• Bins already in operation in the London borough of Camden are likely to be a good bench-mark for the rest of the country. There are over 50 bins dotted around the borough; all made from 100% recycled plastic themselves and accepting all kinds of paper, cans, glass and plastic bottles.

The British public often generate as much rubbish when out and about as they do at home, so this idea seems to make perfect sense. It might all boil down to finding funding for it though, or it might be more about the local councils and landowners making the services easily available and understandable. Then again, it’s more likely to prove a success or failure if we, the public, make an effort to find these bins and actually use them.

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Vatican Commits to Carbon Neutrality

November 2, 2007 at 9:13 am

Leading the way in environmental concerns, the Vatican has recently announced its plans to become the first entirely carbon neutral sovereign state in the world. The plans come after a recent statement by Pope Benedict XVI, who, drawing on the teaching on stewardship in the Book of Genesis, emphasised the need of the international community to respect and encourage a ‘green culture.’

Pope Benedict’s own commitment to climate change reinforces that of his predecessor Pope John Paul II, who in 2001 spoke out against the indifference shown by many to the world’s ecological crisis. The Vatican hopes that its pragmatic approach to climate change will usher in a new way of living, in which individuals and organisations will wake up and take responsibility for the survival of the planet.

To help realise its ambitious targets of carbon neutrality, the Vatican has selected the environmental initiative of KlimFa, a Hungarian company co-owned by Planktos Inc, which is working in collaboration with Hungary’s government, Academy of Sciences and National Parks Directorate. KlimFa is an eco-restoration firm that works with companies and organisations to accurately assess their carbon emissions, allowing those companies to offset the damage caused by their carbon footprint through large-scale reforestation projects.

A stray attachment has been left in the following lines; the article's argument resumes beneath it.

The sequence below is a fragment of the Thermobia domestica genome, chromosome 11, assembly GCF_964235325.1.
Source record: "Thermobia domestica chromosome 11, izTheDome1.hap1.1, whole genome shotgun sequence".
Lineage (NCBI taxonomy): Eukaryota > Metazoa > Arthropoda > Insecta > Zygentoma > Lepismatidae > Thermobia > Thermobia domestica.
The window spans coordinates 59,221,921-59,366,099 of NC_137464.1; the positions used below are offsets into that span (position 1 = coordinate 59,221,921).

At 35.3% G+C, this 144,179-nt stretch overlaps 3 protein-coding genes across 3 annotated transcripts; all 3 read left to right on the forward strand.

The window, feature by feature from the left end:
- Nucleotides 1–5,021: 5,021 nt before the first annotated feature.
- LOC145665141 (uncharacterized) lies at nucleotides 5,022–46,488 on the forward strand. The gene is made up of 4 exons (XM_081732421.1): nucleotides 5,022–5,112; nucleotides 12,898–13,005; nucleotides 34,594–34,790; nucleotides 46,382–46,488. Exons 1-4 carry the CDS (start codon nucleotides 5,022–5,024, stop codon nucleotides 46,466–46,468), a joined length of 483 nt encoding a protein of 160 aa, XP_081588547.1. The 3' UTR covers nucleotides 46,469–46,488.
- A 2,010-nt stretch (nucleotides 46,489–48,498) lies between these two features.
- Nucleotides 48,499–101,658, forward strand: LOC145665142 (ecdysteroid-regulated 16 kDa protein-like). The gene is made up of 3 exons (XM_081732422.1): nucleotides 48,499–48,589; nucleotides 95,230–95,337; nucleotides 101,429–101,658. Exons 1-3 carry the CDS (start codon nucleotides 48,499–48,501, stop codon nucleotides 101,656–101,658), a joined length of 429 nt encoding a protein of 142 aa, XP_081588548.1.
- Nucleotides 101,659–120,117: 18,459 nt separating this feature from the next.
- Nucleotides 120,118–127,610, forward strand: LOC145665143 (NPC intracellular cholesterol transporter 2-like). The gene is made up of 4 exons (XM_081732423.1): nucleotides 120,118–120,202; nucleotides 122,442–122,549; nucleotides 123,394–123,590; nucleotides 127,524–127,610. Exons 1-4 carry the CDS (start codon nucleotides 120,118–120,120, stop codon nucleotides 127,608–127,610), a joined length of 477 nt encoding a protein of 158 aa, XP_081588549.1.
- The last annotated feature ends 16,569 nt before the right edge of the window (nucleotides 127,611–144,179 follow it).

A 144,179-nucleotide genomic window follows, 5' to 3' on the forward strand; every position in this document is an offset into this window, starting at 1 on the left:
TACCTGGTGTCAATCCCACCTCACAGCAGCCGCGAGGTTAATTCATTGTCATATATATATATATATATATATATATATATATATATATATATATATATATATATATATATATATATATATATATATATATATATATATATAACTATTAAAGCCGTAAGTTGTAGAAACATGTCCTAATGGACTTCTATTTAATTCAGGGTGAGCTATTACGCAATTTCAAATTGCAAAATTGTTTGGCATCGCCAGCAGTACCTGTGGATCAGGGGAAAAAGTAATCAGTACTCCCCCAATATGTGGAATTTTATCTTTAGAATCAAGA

In partnership with the Vatican, KlimFa has been working to create a Vatican Climate Forest, which has been calculated to neutralise the Vatican’s carbon emissions for an entire year. The forest has been created in Hungary’s Buck National Park, as part of KlimFa’s Climate Parks programme, which plans to transform over 10, 000 hectares of Hungarian soil into native mixed forests over the course of the next decade.

This will also aid in creating new jobs for struggling Hungarian communities, as well as bringing about environmental regeneration. By using a complex mix of scientific planting patterns, species selection and growth rate measurements, KlimFa are able to calculate accurately the amount of oxygen produced by the forests, which can then go on sale to the European community as carbon offsets. As well as working directly with the Vatican, KlimFa will also work alongside Catholic churches outside of Rome, to help calculate their individual carbon footprints and put plans in place for carbon reduction and offsets.

The exact dimensions of the Vatican Climate Forest will depend on the Vatican’s success in reducing its current emissions, so, as well as working closely with KlimFa on the large-scale reforestation project, the Vatican is making significant steps to reduce its carbon footprint. Next year the Vatican plans to replace the roof of Paul V1, its 6,300-seater auditorium with photovoltaic cells which will convert solar energy into electricity. It is believed that the introduction of solar panels onto the building will create enough energy to heat, cool and light the building, with any excess energy being used in the Vatican’s network. There are also proposals to put solar panels on other buildings although historic sites such as St Peter’s Basilica will be left untouched.